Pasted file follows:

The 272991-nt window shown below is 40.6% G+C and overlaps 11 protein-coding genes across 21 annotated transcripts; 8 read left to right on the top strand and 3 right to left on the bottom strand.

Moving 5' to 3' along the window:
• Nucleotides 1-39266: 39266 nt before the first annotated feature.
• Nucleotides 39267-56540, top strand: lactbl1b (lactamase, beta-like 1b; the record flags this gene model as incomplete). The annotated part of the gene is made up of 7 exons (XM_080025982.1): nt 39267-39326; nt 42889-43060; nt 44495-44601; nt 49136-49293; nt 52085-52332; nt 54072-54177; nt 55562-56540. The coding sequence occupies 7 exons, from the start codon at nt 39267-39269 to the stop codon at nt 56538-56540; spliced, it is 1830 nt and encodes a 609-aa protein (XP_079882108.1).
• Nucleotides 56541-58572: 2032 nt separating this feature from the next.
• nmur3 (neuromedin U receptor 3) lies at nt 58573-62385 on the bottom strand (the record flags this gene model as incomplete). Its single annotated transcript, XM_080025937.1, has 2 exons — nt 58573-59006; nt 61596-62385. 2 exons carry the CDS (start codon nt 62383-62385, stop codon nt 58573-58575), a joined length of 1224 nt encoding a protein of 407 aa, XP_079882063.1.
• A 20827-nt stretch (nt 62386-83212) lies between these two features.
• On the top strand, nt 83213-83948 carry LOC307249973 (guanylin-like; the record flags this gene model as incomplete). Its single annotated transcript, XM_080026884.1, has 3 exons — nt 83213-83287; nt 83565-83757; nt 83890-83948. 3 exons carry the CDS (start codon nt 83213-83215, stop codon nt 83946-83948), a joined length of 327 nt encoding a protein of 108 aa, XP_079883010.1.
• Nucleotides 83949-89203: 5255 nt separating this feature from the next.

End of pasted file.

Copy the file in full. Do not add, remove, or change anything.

The 272991-nt window shown below is 40.6% G+C and overlaps 11 protein-coding genes across 21 annotated transcripts; 8 read left to right on the top strand and 3 right to left on the bottom strand.

Moving 5' to 3' along the window:
• Nucleotides 1-39266: 39266 nt before the first annotated feature.
• Nucleotides 39267-56540, top strand: lactbl1b (lactamase, beta-like 1b; the record flags this gene model as incomplete). The annotated part of the gene is made up of 7 exons (XM_080025982.1): nt 39267-39326; nt 42889-43060; nt 44495-44601; nt 49136-49293; nt 52085-52332; nt 54072-54177; nt 55562-56540. The coding sequence occupies 7 exons, from the start codon at nt 39267-39269 to the stop codon at nt 56538-56540; spliced, it is 1830 nt and encodes a 609-aa protein (XP_079882108.1).
• Nucleotides 56541-58572: 2032 nt separating this feature from the next.
• nmur3 (neuromedin U receptor 3) lies at nt 58573-62385 on the bottom strand (the record flags this gene model as incomplete). Its single annotated transcript, XM_080025937.1, has 2 exons — nt 58573-59006; nt 61596-62385. 2 exons carry the CDS (start codon nt 62383-62385, stop codon nt 58573-58575), a joined length of 1224 nt encoding a protein of 407 aa, XP_079882063.1.
• A 20827-nt stretch (nt 62386-83212) lies between these two features.
• On the top strand, nt 83213-83948 carry LOC307249973 (guanylin-like; the record flags this gene model as incomplete). Its single annotated transcript, XM_080026884.1, has 3 exons — nt 83213-83287; nt 83565-83757; nt 83890-83948. 3 exons carry the CDS (start codon nt 83213-83215, stop codon nt 83946-83948), a joined length of 327 nt encoding a protein of 108 aa, XP_079883010.1.
• Nucleotides 83949-89203: 5255 nt separating this feature from the next.